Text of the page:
University of Wisconsin Digital Collections
Link to University of Wisconsin Digital Collections
Link to University of Wisconsin Digital Collections
The History Collection

Page View

Documents on Germany, 1944-1959 : background documents on Germany, 1944-1959, and a chronology of political developments affecting Berlin, 1945-1956
(1959)

Memorandum from the Federal Republic of Germany to the Soviet Union, on German reunification and European security, September 2, 1956,   pp. 191-200 PDF (4.6 MB)


Page 192

DOCUMENTS ON GERMANY) 1944-59
that the question of the re-establishment of the national unity
of a democratic Germany was and remained the main issue con-
fronting the German people, an issue in the settlement of which
every peace-loving people in the whole of Europe is interested.
In its note of 15 August 1953, to the Governments of France, the
United Kingdom, and the United States, in which it expressed the
same conviction, the Soviet Government furthermore stated the
following:
No excuses whatsoever can justify any further delay in this matter,
since, in the present circumstances, the Governments of France,
Great Britain, the United States, and the U.S.S.R., bear the main
responsibility for arriving at a solution. On no account must
any measures be postponed which-and even if they be merely
aimed at a gradual solution of the problem of the reunification of
Germany-can promote the formation of an all-German Demo-
cratic Government.
The Federal Government is unable to perceive any reason which
might cause the Soviet Government to change its views on the urgency
of the problem of reunification. The Federal Government is, for its
part, of the opinion that each one of the reasons which at the time con-
vinced the Soviet Government of the urgency of the question con-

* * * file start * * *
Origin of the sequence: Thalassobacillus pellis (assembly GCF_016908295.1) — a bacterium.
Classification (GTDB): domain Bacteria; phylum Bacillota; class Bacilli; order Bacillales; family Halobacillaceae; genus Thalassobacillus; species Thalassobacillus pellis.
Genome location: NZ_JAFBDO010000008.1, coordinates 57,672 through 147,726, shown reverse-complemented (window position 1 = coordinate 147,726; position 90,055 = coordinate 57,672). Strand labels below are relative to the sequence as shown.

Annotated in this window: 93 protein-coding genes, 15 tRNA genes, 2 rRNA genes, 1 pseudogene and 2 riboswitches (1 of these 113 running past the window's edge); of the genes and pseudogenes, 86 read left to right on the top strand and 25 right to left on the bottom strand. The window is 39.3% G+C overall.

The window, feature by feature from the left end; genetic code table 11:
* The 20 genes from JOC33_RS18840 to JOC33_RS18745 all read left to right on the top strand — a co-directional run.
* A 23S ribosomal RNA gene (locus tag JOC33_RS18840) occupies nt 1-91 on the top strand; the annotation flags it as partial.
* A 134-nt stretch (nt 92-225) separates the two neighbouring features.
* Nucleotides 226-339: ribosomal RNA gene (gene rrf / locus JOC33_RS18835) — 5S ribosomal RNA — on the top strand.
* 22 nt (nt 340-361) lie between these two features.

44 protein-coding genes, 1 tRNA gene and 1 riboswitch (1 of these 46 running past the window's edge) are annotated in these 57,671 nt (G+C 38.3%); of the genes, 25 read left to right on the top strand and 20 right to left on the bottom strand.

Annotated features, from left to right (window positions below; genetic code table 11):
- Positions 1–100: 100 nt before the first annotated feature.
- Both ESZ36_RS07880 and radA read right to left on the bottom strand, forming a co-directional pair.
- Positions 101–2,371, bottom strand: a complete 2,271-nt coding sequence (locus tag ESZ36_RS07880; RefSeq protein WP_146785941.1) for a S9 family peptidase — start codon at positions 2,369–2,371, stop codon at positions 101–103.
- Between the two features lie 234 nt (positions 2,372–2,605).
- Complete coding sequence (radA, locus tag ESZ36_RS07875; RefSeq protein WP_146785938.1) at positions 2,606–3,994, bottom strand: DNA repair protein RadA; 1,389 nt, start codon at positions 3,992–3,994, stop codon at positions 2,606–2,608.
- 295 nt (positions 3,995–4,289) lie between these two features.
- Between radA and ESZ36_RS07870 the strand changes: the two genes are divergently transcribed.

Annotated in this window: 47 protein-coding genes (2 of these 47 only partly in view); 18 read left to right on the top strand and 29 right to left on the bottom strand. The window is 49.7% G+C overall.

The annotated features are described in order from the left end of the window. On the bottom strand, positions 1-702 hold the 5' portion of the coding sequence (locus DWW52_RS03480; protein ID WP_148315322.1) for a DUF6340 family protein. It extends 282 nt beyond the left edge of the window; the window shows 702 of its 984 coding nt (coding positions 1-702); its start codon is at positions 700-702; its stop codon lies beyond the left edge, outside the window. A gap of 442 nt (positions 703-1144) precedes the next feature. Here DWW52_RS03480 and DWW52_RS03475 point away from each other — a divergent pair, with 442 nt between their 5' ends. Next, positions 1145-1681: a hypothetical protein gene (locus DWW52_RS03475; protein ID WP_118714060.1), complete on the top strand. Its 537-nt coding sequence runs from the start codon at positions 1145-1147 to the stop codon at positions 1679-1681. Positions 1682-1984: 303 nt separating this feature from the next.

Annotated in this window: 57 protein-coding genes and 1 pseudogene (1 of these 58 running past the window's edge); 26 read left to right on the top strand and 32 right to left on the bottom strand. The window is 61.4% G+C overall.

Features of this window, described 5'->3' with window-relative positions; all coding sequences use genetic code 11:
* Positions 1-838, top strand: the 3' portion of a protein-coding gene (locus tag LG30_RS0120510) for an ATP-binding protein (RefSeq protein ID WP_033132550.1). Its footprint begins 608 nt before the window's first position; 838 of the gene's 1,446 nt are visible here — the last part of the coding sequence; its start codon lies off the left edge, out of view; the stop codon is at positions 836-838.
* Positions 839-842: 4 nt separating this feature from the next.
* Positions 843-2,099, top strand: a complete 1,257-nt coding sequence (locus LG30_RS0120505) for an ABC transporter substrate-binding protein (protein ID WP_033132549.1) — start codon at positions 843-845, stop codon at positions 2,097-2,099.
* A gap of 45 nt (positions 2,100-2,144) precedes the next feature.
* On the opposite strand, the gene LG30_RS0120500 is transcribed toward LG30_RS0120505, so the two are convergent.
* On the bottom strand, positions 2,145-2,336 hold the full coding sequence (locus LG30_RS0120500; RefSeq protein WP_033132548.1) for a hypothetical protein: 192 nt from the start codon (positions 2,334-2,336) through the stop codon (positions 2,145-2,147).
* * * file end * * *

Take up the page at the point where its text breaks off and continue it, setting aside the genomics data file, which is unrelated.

tinues to exist at present-in fact, in greater measure. In its note of
10 March 1952, to the Governments of France, the United Kingdom,
and the United States, the Soviet Government itself said it was abnor-
mal that seven years had already elapsed since the cessation of hostili-
ties without any peace treaty having been concluded with Germany.
Meanwhile, this abnormality has now continued for eleven years. In
its note of 9 April 1952, to the Governments of France, the United
Kingdom, and the United States, the Soviet Government even men-
tioned the fact that the continued partition of Germany entailed the
danger of an outbreak of hostilities in Europe. The Federal Govern-
ment shares the view expressed by the Soviet Government at that time
that any continuation of the partition of Germany represents a serious
international danger. Even though a certain improvement is happily
apparent in the situation in comparison with the acute international
tension which still existed in 1952, there can be no doubt that any
pacification of Europe calls for a solution to the problem of German
reunification and accordingly the removal of the dangers inherent in
the partition of Germany. The Soviet Union has repeatedly stated
that it is the honest intention of Soviet foreign policy to secure world
peace and to bring about a lasting order in Europe offering all
nations security, liberty, and prosperity. On the other hand, the un-
necessary prolongation by the Soviet Government of the partition of
Germany by its assertion, contrary to the views of an overwhelming
majority of the other countries in the world, of the existence of two
German States, seems to the Federal Republic incompatible with these
intentions.
3) The Federal Government points out with satisfaction that, with
regard to the legal situation, there is agreement: when the Four
Powers assumed the governmental power on the cessation of hos-
tilities, they undertook the obligation to maintain Germany as a
whole. During the time that followed, they have repeatedly admitted
this legal obligation and their moral responsibility for the reestab-
.


Go up to Top of Page